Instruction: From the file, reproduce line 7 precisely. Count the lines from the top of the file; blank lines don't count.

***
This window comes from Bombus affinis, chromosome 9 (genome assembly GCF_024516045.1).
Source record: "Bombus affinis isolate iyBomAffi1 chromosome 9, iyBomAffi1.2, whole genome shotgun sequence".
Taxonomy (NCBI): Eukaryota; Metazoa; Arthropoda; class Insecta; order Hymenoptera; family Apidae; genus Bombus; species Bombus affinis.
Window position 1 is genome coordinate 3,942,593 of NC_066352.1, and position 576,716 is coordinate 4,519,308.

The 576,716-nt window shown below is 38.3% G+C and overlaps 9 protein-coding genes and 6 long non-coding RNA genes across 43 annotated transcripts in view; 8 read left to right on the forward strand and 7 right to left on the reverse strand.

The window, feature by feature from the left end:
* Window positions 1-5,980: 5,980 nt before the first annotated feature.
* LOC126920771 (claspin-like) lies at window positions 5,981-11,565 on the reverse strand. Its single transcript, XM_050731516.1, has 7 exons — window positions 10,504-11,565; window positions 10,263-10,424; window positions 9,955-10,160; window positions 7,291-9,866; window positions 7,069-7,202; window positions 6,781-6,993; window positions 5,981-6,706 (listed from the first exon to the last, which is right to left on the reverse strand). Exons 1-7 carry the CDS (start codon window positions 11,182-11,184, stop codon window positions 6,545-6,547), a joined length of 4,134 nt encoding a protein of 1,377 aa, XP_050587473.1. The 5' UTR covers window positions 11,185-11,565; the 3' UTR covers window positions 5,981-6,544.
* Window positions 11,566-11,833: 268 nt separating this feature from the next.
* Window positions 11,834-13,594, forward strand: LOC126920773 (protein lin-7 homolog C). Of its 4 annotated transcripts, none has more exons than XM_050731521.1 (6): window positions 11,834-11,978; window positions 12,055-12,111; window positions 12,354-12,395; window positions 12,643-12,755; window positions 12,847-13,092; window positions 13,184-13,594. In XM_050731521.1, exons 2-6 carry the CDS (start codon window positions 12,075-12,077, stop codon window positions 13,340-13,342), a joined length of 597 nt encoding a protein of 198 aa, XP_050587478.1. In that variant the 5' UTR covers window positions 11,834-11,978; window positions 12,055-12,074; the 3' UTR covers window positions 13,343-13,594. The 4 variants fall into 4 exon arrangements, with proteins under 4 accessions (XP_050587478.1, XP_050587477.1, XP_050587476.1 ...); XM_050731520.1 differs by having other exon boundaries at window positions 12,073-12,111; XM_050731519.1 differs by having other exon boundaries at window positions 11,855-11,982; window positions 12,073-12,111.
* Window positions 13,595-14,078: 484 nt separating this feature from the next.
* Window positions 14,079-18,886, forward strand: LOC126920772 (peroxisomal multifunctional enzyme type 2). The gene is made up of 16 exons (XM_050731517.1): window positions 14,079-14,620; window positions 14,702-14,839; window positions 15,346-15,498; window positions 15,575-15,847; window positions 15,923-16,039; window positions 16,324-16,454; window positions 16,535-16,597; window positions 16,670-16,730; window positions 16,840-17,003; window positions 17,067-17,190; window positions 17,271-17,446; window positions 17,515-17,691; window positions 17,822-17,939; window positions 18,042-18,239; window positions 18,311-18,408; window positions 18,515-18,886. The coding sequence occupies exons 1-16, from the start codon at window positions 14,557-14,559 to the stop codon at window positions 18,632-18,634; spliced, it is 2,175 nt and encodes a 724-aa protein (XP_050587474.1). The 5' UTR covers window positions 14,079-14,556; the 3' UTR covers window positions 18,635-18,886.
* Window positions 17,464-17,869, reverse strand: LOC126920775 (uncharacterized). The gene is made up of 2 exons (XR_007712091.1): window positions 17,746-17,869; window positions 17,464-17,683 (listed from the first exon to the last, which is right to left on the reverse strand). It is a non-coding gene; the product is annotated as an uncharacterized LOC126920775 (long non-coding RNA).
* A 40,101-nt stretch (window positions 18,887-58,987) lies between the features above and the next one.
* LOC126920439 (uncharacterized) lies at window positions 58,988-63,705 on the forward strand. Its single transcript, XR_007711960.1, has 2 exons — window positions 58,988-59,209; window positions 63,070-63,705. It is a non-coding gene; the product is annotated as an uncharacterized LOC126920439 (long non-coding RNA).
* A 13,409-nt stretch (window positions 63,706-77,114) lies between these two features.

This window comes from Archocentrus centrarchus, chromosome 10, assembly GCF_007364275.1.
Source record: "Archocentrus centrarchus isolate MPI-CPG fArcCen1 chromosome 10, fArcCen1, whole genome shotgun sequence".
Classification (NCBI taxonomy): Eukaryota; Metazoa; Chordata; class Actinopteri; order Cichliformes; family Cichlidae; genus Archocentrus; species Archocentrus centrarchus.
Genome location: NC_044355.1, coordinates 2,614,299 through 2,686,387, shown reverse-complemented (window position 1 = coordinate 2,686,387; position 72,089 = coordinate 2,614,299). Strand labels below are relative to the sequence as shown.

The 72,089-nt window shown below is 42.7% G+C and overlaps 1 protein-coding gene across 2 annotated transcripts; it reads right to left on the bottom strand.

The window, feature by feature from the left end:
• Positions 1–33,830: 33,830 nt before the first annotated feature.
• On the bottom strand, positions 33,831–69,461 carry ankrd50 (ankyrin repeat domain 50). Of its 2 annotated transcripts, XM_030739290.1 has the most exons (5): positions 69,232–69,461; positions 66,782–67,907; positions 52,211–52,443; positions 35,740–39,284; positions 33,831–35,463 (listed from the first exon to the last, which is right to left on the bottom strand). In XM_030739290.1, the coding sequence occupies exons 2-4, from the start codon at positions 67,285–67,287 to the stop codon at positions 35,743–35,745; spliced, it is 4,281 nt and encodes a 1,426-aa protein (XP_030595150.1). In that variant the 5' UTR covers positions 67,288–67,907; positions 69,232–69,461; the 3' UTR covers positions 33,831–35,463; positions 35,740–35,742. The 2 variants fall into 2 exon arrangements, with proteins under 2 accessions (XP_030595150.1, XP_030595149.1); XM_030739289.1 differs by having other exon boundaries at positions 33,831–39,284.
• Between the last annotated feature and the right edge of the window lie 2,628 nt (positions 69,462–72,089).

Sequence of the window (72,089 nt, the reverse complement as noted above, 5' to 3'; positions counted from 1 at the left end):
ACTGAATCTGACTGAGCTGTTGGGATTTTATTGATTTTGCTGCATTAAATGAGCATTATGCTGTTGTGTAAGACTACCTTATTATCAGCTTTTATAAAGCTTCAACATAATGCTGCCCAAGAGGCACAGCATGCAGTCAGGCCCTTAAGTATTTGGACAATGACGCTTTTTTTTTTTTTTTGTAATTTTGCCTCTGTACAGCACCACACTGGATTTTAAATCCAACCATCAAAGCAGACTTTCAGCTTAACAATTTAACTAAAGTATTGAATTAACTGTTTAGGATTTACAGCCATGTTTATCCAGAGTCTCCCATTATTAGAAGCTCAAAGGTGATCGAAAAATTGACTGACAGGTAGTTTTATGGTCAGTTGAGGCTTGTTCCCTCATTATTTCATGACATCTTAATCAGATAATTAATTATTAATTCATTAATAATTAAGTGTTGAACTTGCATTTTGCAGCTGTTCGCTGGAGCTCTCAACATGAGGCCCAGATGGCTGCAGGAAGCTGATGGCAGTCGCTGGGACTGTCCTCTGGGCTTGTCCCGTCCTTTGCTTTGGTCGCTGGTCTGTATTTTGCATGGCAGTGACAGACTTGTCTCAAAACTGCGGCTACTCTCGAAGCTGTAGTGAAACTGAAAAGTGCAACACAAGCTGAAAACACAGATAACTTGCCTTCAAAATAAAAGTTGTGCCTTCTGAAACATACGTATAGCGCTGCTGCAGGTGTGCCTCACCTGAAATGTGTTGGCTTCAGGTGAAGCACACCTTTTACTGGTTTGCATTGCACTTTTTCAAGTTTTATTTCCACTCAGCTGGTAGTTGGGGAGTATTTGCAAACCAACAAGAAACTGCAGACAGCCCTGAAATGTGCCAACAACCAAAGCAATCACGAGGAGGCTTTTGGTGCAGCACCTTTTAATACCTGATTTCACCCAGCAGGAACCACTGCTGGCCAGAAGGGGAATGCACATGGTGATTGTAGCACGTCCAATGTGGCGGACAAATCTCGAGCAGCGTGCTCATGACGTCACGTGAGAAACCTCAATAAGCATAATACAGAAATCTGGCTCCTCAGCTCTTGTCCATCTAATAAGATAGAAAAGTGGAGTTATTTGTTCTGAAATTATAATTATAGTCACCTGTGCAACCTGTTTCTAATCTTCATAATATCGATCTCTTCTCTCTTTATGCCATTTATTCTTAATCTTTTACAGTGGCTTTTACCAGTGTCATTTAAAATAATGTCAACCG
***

* Window positions 1-5,980: 5,980 nt before the first annotated feature.